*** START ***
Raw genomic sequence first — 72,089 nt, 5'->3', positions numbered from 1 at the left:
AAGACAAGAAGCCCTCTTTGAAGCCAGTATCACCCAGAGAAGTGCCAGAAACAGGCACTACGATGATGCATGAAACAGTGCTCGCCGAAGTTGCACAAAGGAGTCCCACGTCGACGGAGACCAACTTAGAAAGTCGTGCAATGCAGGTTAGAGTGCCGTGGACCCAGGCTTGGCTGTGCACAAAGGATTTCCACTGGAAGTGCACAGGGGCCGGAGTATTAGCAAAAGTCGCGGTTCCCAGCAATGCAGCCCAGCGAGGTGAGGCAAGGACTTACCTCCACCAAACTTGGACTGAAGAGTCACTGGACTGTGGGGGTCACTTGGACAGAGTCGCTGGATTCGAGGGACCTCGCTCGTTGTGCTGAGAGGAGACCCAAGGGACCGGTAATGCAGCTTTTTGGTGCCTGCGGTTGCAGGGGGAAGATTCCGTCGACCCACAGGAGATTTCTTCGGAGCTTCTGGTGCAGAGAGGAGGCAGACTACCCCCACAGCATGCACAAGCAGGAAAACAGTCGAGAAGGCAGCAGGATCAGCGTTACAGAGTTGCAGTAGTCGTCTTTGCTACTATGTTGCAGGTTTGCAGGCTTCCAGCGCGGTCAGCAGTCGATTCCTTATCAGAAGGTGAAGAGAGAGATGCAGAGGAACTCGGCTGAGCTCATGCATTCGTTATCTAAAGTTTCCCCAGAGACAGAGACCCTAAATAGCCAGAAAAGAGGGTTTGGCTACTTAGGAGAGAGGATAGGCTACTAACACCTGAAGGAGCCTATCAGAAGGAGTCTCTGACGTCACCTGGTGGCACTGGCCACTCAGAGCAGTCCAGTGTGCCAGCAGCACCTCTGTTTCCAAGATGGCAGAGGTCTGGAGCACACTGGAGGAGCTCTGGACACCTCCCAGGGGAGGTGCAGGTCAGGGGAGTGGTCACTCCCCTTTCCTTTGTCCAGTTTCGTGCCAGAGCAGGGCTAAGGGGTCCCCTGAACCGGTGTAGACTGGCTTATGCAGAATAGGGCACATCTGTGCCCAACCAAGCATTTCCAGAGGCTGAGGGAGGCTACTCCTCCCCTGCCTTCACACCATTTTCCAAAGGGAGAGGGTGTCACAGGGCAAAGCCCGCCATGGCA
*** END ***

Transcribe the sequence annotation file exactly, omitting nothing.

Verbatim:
Raw genomic sequence first — 72,089 nt, 5'->3', positions numbered from 1 at the left:
AAGACAAGAAGCCCTCTTTGAAGCCAGTATCACCCAGAGAAGTGCCAGAAACAGGCACTACGATGATGCATGAAACAGTGCTCGCCGAAGTTGCACAAAGGAGTCCCACGTCGACGGAGACCAACTTAGAAAGTCGTGCAATGCAGGTTAGAGTGCCGTGGACCCAGGCTTGGCTGTGCACAAAGGATTTCCACTGGAAGTGCACAGGGGCCGGAGTATTAGCAAAAGTCGCGGTTCCCAGCAATGCAGCCCAGCGAGGTGAGGCAAGGACTTACCTCCACCAAACTTGGACTGAAGAGTCACTGGACTGTGGGGGTCACTTGGACAGAGTCGCTGGATTCGAGGGACCTCGCTCGTTGTGCTGAGAGGAGACCCAAGGGACCGGTAATGCAGCTTTTTGGTGCCTGCGGTTGCAGGGGGAAGATTCCGTCGACCCACAGGAGATTTCTTCGGAGCTTCTGGTGCAGAGAGGAGGCAGACTACCCCCACAGCATGCACAAGCAGGAAAACAGTCGAGAAGGCAGCAGGATCAGCGTTACAGAGTTGCAGTAGTCGTCTTTGCTACTATGTTGCAGGTTTGCAGGCTTCCAGCGCGGTCAGCAGTCGATTCCTTATCAGAAGGTGAAGAGAGAGATGCAGAGGAACTCGGCTGAGCTCATGCATTCGTTATCTAAAGTTTCCCCAGAGACAGAGACCCTAAATAGCCAGAAAAGAGGGTTTGGCTACTTAGGAGAGAGGATAGGCTACTAACACCTGAAGGAGCCTATCAGAAGGAGTCTCTGACGTCACCTGGTGGCACTGGCCACTCAGAGCAGTCCAGTGTGCCAGCAGCACCTCTGTTTCCAAGATGGCAGAGGTCTGGAGCACACTGGAGGAGCTCTGGACACCTCCCAGGGGAGGTGCAGGTCAGGGGAGTGGTCACTCCCCTTTCCTTTGTCCAGTTTCGTGCCAGAGCAGGGCTAAGGGGTCCCCTGAACCGGTGTAGACTGGCTTATGCAGAATAGGGCACATCTGTGCCCAACCAAGCATTTCCAGAGGCTGAGGGAGGCTACTCCTCCCCTGCCTTCACACCATTTTCCAAAGGGAGAGGGTGTCACAGGGCAAAGCCCGCCATGGCA